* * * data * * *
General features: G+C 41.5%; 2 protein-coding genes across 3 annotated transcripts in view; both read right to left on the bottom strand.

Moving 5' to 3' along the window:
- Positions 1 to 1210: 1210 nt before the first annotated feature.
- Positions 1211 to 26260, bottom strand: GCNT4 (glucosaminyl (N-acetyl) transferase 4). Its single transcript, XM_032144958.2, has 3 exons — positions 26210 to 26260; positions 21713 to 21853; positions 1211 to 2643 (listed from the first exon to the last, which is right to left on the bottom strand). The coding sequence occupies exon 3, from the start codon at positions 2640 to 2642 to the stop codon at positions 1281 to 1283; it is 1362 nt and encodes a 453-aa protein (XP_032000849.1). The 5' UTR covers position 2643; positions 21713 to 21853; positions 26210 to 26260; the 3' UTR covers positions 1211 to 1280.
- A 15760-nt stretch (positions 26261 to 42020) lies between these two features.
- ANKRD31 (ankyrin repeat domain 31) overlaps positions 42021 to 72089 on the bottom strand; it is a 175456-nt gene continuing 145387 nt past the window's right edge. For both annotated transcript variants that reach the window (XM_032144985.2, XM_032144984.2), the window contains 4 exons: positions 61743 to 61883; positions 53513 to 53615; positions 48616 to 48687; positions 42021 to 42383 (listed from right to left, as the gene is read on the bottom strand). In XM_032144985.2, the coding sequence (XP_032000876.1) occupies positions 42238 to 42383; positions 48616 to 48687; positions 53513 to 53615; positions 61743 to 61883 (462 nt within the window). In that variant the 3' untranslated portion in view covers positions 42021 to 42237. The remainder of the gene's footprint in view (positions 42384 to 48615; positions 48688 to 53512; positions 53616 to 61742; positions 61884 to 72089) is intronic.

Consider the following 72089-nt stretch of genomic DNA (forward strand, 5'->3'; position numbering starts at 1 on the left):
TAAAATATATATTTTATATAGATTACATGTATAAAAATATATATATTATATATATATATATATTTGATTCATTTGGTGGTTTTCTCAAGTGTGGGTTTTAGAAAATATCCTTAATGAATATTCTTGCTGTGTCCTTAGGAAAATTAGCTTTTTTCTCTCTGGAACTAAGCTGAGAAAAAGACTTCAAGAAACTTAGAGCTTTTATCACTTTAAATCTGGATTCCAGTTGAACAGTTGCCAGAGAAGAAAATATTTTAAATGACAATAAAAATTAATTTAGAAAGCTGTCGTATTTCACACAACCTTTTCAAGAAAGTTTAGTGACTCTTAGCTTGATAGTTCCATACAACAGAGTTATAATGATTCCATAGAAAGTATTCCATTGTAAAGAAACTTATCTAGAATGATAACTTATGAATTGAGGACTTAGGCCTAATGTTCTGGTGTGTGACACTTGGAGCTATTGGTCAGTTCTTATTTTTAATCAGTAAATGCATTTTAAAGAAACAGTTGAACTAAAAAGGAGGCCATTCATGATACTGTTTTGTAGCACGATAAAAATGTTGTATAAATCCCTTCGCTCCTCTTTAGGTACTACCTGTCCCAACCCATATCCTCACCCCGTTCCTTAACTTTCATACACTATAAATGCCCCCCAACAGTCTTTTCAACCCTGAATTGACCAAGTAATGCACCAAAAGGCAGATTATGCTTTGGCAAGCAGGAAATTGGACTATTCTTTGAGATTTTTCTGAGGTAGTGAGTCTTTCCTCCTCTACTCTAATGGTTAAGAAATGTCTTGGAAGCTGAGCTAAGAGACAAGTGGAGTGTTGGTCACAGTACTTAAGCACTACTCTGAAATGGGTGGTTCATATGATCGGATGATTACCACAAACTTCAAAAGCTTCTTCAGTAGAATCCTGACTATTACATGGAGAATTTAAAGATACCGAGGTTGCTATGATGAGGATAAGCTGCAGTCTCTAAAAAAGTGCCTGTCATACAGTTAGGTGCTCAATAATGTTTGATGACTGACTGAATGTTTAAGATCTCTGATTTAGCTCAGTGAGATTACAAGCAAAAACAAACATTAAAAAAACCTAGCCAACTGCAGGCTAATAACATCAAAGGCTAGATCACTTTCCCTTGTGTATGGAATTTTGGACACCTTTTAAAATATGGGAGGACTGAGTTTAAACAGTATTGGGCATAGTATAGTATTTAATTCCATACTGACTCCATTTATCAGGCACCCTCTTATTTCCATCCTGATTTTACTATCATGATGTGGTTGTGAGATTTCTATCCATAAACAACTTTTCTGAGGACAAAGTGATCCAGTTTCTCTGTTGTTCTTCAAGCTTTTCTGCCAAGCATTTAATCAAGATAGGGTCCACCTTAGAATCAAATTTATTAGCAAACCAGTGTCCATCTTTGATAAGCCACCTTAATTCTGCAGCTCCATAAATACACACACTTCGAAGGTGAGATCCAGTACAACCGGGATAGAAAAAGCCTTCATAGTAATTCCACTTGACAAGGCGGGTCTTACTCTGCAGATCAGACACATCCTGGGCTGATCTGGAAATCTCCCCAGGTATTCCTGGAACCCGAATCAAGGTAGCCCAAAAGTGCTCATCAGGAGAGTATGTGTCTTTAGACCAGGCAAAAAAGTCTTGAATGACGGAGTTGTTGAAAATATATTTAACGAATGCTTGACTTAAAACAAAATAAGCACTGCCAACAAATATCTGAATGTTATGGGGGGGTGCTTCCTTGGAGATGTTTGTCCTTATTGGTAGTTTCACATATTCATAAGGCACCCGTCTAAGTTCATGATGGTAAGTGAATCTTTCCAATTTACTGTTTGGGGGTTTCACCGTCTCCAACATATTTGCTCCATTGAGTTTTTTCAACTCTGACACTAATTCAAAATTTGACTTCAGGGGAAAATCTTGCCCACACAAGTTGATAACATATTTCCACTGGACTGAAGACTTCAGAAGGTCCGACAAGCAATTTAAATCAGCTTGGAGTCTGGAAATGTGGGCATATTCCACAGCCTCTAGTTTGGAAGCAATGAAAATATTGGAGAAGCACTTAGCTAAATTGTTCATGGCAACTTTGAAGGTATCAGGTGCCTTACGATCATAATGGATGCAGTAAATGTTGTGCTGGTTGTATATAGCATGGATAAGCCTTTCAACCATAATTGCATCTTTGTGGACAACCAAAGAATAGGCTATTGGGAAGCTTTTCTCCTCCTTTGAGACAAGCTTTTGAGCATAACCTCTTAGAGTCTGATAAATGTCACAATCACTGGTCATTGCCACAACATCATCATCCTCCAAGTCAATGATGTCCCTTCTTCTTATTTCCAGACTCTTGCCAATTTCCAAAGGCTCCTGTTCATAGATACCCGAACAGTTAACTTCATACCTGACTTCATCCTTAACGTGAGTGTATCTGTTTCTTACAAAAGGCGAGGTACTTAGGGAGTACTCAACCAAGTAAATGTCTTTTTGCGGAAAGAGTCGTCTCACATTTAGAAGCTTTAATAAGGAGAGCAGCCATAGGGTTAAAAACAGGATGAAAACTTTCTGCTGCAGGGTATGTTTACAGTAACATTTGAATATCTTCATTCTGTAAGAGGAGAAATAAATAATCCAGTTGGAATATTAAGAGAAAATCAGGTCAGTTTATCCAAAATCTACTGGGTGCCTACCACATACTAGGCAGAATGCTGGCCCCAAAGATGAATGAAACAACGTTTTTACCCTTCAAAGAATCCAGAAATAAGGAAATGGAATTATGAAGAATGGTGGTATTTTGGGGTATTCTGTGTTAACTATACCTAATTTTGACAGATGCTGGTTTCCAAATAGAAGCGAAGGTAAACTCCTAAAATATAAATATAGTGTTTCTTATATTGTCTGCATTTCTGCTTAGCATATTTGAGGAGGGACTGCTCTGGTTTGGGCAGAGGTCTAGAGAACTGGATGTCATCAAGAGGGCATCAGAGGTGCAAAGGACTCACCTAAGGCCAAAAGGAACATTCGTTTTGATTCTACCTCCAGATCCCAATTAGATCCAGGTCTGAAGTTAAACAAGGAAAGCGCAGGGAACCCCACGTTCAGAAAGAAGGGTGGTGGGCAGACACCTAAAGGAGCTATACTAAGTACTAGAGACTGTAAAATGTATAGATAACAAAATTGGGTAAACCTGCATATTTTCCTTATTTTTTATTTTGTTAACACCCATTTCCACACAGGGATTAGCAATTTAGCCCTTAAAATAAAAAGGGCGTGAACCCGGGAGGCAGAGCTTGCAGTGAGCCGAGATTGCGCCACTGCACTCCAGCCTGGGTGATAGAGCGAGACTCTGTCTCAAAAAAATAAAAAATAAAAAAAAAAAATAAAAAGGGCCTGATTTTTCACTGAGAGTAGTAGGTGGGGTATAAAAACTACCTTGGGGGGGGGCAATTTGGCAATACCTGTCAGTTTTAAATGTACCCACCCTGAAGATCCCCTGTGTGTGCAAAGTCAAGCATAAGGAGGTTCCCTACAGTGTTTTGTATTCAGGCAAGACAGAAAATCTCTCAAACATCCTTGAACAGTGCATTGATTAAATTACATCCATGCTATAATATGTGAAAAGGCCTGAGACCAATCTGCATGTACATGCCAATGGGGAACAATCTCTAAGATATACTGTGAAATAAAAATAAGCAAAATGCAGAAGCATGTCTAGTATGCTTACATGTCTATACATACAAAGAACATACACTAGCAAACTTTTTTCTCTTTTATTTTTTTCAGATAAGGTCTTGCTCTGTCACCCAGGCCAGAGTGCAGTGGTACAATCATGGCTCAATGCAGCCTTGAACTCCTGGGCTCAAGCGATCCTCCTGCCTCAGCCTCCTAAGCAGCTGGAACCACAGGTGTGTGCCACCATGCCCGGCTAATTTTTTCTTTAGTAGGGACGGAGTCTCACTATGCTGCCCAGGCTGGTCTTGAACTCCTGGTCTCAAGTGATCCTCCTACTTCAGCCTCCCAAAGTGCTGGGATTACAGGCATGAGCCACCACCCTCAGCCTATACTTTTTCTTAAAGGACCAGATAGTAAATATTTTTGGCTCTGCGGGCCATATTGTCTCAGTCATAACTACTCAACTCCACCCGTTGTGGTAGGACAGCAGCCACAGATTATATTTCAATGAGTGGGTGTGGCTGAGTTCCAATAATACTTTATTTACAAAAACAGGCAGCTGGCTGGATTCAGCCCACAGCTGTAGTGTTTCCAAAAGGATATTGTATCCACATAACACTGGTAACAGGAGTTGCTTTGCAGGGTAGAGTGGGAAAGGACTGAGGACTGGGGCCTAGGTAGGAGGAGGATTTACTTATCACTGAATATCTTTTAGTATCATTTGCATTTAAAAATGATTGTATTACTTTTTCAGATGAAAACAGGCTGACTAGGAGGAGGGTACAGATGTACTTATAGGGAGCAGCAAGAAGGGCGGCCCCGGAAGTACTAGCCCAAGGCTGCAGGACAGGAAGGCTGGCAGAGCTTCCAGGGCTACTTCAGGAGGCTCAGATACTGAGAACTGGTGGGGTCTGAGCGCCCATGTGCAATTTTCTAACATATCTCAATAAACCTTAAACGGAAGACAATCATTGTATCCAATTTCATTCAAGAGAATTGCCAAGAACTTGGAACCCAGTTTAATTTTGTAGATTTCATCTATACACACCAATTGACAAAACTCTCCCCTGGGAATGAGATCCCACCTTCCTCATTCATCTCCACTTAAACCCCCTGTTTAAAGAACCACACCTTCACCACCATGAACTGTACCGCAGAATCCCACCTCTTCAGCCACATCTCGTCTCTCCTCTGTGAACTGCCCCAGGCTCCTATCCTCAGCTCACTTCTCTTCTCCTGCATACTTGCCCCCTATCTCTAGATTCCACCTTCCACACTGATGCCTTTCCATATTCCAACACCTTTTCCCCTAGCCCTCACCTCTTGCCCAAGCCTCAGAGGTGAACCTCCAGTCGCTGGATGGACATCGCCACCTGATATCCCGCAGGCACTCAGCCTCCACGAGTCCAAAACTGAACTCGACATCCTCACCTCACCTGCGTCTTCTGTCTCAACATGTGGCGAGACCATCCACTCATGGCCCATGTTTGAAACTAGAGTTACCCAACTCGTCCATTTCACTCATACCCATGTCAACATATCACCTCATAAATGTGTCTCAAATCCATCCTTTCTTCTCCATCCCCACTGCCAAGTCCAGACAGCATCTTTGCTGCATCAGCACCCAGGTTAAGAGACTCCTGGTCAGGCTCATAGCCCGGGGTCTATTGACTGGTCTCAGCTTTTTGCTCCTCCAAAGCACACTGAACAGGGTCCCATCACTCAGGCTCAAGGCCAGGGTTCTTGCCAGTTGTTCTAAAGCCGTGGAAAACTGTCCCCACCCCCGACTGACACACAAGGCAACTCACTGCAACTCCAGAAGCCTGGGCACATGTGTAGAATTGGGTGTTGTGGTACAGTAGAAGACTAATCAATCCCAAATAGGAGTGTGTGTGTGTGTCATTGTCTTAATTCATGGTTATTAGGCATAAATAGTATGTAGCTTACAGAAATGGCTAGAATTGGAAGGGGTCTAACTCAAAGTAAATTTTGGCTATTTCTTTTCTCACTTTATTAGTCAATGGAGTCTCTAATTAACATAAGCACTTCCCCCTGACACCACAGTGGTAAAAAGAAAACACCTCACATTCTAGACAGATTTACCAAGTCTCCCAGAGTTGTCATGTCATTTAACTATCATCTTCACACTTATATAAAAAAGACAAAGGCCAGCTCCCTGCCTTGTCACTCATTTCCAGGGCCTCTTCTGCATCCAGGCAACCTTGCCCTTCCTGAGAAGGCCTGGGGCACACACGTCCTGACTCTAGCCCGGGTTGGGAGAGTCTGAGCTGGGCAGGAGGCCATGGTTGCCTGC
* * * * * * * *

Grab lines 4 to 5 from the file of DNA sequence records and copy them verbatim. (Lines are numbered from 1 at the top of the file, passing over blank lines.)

- Positions 1211 to 26260, bottom strand: GCNT4 (glucosaminyl (N-acetyl) transferase 4). Its single transcript, XM_032144958.2, has 3 exons — positions 26210 to 26260; positions 21713 to 21853; positions 1211 to 2643 (listed from the first exon to the last, which is right to left on the bottom strand). The coding sequence occupies exon 3, from the start codon at positions 2640 to 2642 to the stop codon at positions 1281 to 1283; it is 1362 nt and encodes a 453-aa protein (XP_032000849.1). The 5' UTR covers position 2643; positions 21713 to 21853; positions 26210 to 26260; the 3' UTR covers positions 1211 to 1280.
- A 15760-nt stretch (positions 26261 to 42020) lies between these two features.